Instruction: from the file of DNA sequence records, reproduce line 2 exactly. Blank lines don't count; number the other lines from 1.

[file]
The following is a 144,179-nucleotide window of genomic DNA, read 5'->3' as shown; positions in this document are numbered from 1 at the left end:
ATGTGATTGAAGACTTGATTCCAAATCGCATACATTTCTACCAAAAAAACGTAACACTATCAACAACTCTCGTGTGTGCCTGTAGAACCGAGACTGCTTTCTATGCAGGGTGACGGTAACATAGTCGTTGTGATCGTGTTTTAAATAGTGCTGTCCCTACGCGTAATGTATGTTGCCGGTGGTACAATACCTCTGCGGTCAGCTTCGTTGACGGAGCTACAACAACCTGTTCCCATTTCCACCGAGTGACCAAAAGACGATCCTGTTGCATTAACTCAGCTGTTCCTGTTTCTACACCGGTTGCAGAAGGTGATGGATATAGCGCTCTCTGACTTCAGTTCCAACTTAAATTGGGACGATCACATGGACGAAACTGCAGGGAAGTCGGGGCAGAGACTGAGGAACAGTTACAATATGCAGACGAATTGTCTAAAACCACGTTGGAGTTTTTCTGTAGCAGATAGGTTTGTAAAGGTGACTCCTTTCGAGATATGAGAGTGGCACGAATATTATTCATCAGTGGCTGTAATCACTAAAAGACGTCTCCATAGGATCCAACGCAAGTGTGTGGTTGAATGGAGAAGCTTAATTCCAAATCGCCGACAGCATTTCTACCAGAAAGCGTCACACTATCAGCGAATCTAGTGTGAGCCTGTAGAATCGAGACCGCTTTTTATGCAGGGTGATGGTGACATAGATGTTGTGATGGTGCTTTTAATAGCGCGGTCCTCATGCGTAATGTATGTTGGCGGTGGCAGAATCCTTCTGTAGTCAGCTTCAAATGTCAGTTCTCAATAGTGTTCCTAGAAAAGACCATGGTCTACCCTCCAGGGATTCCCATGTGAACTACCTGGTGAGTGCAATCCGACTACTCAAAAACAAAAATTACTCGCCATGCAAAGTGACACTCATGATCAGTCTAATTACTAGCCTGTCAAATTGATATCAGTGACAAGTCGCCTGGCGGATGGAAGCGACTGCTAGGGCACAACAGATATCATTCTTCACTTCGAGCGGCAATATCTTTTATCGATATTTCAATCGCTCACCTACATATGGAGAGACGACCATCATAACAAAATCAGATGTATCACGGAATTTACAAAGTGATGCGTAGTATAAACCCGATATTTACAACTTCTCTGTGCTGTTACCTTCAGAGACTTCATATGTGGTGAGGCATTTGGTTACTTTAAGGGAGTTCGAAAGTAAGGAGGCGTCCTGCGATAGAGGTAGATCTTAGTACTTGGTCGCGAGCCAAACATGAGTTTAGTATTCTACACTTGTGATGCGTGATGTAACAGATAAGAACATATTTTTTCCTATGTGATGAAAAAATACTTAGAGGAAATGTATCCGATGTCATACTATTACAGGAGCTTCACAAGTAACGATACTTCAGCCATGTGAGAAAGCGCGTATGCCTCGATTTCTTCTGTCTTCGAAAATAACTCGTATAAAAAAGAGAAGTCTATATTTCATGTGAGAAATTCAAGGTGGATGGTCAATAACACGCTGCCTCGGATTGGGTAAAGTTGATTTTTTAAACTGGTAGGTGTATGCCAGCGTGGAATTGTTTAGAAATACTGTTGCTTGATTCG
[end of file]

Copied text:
ATGTGATTGAAGACTTGATTCCAAATCGCATACATTTCTACCAAAAAAACGTAACACTATCAACAACTCTCGTGTGTGCCTGTAGAACCGAGACTGCTTTCTATGCAGGGTGACGGTAACATAGTCGTTGTGATCGTGTTTTAAATAGTGCTGTCCCTACGCGTAATGTATGTTGCCGGTGGTACAATACCTCTGCGGTCAGCTTCGTTGACGGAGCTACAACAACCTGTTCCCATTTCCACCGAGTGACCAAAAGACGATCCTGTTGCATTAACTCAGCTGTTCCTGTTTCTACACCGGTTGCAGAAGGTGATGGATATAGCGCTCTCTGACTTCAGTTCCAACTTAAATTGGGACGATCACATGGACGAAACTGCAGGGAAGTCGGGGCAGAGACTGAGGAACAGTTACAATATGCAGACGAATTGTCTAAAACCACGTTGGAGTTTTTCTGTAGCAGATAGGTTTGTAAAGGTGACTCCTTTCGAGATATGAGAGTGGCACGAATATTATTCATCAGTGGCTGTAATCACTAAAAGACGTCTCCATAGGATCCAACGCAAGTGTGTGGTTGAATGGAGAAGCTTAATTCCAAATCGCCGACAGCATTTCTACCAGAAAGCGTCACACTATCAGCGAATCTAGTGTGAGCCTGTAGAATCGAGACCGCTTTTTATGCAGGGTGATGGTGACATAGATGTTGTGATGGTGCTTTTAATAGCGCGGTCCTCATGCGTAATGTATGTTGGCGGTGGCAGAATCCTTCTGTAGTCAGCTTCAAATGTCAGTTCTCAATAGTGTTCCTAGAAAAGACCATGGTCTACCCTCCAGGGATTCCCATGTGAACTACCTGGTGAGTGCAATCCGACTACTCAAAAACAAAAATTACTCGCCATGCAAAGTGACACTCATGATCAGTCTAATTACTAGCCTGTCAAATTGATATCAGTGACAAGTCGCCTGGCGGATGGAAGCGACTGCTAGGGCACAACAGATATCATTCTTCACTTCGAGCGGCAATATCTTTTATCGATATTTCAATCGCTCACCTACATATGGAGAGACGACCATCATAACAAAATCAGATGTATCACGGAATTTACAAAGTGATGCGTAGTATAAACCCGATATTTACAACTTCTCTGTGCTGTTACCTTCAGAGACTTCATATGTGGTGAGGCATTTGGTTACTTTAAGGGAGTTCGAAAGTAAGGAGGCGTCCTGCGATAGAGGTAGATCTTAGTACTTGGTCGCGAGCCAAACATGAGTTTAGTATTCTACACTTGTGATGCGTGATGTAACAGATAAGAACATATTTTTTCCTATGTGATGAAAAAATACTTAGAGGAAATGTATCCGATGTCATACTATTACAGGAGCTTCACAAGTAACGATACTTCAGCCATGTGAGAAAGCGCGTATGCCTCGATTTCTTCTGTCTTCGAAAATAACTCGTATAAAAAAGAGAAGTCTATATTTCATGTGAGAAATTCAAGGTGGATGGTCAATAACACGCTGCCTCGGATTGGGTAAAGTTGATTTTTTAAACTGGTAGGTGTATGCCAGCGTGGAATTGTTTAGAAATACTGTTGCTTGATTCG